A-J: You announced a Farewell Tour in 2006, and honored that, only to return to music in 2010. Can you speak to why you retired? Were you growing weary personally, or tired of directions being taken by country music? Does a career give you enough time with family, when fans also want a large piece of you?
Williams: In 2005, after being on the road for close to 40 years, I decided it was time for me to move over and let the up-and-coming stars carry the Country Music baton. I felt it was time to stay home, be with the family, spend time on the farm.
Over the next few years, both me and my management received so many letters, emails, etc., asking when would I make another record, or would I come out of retirement and do a couple more concerts, or one last tour, etc. I finally decided in 2010 to come out of retirement and do a few chosen dates, which has now turned into three years of chosen dates.
I am a very lucky artist, and very honored that I have great fans, very loyal fans, who appreciate my music and respect my need for privacy.
A-J: How did you spend your retirement years?
Williams: I spent them with my wife and family on the farm, as far away from music as one could get.
A-J: Do you perform fewer shows, if only to avoid burnout?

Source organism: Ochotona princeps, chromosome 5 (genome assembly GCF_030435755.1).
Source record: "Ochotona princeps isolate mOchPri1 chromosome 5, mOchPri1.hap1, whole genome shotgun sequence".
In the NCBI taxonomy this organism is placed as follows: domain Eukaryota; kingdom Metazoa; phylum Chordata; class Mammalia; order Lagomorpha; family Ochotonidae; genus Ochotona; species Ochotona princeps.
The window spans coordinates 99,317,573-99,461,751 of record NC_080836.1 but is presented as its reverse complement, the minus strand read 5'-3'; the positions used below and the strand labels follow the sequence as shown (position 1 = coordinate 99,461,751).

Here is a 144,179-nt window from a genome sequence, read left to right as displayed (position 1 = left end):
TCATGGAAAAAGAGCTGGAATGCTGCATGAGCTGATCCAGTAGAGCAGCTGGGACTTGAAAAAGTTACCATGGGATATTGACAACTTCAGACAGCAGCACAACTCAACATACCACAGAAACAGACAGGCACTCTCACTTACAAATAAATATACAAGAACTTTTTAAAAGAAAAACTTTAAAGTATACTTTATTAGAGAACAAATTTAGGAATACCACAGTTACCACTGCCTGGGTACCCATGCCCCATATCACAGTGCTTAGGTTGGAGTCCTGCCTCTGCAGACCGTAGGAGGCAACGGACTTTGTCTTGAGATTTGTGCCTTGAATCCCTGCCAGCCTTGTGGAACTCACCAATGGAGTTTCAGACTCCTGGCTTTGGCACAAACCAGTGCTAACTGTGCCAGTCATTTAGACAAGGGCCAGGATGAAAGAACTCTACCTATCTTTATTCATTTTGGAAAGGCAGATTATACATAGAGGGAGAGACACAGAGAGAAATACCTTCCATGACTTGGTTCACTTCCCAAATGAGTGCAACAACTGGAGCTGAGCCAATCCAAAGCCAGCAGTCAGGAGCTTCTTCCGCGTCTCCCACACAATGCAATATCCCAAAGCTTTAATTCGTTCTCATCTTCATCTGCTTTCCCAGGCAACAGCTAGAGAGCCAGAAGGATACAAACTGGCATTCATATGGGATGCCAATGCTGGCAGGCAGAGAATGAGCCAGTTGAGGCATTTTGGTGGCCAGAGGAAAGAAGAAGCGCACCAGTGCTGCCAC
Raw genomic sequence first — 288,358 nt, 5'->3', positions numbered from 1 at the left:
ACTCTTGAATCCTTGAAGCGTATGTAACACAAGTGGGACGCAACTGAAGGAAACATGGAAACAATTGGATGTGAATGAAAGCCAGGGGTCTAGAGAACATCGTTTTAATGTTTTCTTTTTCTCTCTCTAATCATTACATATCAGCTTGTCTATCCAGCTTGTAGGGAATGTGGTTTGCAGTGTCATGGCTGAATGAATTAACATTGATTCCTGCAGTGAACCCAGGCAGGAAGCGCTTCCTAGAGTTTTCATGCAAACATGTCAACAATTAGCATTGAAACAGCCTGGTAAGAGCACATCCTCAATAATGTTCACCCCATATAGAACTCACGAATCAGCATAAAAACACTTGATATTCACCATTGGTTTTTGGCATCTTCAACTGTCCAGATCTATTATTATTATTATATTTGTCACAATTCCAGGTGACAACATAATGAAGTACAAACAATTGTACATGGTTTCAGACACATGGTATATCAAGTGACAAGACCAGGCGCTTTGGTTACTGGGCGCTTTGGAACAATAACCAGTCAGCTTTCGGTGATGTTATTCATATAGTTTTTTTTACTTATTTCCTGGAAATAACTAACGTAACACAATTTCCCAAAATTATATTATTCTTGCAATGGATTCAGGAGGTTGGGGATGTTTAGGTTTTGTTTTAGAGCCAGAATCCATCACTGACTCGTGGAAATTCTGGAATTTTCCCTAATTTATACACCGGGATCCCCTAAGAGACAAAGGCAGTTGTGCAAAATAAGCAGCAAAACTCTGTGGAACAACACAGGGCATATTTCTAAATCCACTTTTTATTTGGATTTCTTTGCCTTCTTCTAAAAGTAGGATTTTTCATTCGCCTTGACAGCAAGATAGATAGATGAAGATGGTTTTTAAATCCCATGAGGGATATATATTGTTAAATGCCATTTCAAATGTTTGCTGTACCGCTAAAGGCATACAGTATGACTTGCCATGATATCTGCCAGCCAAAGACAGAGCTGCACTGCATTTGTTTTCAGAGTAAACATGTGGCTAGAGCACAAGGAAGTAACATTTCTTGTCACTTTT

Williams: As long as my fans want to come out and share an evening with me, then I am happy and delighted to share my music with them.
A-J: About how long did you live with your family in Floydada before y'all moved to Portland on the Gulf Coast? Do you have any relatives in West Texas?
Williams: I spent a few years in Floydada, growing up. I do still have relatives in Texas.
A-J: I know your mother taught you to play guitar? What kind of guitar was your first? What model became your favorite, and do you play the same one most of the time?
Williams: My favorite guitar would be my Gibson L5, which has a great feel and a wonderful sound.
A-J: At what age did you become certain you wanted to chase a career in country music? Did you ever harbor a desire to do anything other than music for a living?
Williams: It was not until my mid-20s that I decided to seriously pursue a career in music.
A-J: Did you play any sports while growing up? Are there any teams you enjoy following?
Williams: I enjoyed watching sports. I was never one for participating. I like watching the Dallas Cowboys.